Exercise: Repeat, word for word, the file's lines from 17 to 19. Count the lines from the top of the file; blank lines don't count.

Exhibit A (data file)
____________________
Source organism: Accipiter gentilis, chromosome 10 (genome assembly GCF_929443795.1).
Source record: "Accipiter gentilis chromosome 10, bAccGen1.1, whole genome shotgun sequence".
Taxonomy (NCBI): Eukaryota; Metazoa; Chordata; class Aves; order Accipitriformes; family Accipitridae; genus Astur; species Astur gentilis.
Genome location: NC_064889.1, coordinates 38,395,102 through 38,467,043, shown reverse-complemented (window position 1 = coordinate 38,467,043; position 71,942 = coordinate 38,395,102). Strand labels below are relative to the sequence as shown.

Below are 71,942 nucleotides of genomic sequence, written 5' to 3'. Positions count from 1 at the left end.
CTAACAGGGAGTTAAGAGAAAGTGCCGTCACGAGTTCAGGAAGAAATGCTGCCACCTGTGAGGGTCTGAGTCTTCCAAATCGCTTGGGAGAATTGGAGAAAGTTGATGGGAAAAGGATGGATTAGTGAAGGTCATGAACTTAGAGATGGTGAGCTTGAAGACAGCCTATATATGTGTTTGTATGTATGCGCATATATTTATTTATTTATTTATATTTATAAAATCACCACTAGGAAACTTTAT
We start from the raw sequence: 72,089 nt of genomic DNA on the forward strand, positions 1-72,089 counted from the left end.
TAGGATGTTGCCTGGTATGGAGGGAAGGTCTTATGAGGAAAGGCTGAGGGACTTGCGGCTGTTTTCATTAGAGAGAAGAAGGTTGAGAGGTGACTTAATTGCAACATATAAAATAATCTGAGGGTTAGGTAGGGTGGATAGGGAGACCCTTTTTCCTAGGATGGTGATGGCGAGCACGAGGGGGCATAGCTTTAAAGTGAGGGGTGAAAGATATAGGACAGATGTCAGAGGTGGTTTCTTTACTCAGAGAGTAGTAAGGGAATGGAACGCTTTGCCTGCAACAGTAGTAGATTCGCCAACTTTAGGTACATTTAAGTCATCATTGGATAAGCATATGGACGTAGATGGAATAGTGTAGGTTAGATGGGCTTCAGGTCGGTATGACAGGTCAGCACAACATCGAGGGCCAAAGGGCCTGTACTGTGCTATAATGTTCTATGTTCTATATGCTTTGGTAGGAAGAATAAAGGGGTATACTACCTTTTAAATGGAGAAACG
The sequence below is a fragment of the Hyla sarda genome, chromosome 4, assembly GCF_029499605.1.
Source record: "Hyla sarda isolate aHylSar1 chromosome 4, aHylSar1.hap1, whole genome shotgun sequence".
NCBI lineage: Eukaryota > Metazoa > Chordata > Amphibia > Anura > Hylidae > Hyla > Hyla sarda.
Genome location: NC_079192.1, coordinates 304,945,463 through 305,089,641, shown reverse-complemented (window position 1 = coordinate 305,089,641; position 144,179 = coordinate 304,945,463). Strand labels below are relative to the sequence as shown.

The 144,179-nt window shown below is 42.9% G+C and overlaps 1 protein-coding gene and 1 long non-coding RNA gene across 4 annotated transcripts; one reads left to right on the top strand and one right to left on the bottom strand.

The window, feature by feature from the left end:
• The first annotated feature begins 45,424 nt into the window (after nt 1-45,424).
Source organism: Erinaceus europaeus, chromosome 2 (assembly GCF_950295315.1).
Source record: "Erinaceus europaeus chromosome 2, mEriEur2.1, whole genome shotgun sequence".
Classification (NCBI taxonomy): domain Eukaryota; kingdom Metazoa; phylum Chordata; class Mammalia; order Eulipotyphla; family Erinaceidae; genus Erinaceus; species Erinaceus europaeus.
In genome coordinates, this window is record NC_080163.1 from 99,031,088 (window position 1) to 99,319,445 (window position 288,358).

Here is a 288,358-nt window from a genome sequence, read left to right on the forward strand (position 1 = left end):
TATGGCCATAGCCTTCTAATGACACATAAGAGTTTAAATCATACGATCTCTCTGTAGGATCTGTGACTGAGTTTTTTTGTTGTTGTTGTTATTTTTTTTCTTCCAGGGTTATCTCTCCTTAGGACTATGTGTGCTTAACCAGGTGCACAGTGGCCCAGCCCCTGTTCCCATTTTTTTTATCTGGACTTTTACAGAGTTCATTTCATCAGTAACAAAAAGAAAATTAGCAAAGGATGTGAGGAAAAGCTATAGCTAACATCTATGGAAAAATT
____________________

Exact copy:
Source record: "Erinaceus europaeus chromosome 2, mEriEur2.1, whole genome shotgun sequence".
Classification (NCBI taxonomy): domain Eukaryota; kingdom Metazoa; phylum Chordata; class Mammalia; order Eulipotyphla; family Erinaceidae; genus Erinaceus; species Erinaceus europaeus.
In genome coordinates, this window is record NC_080163.1 from 99,031,088 (window position 1) to 99,319,445 (window position 288,358).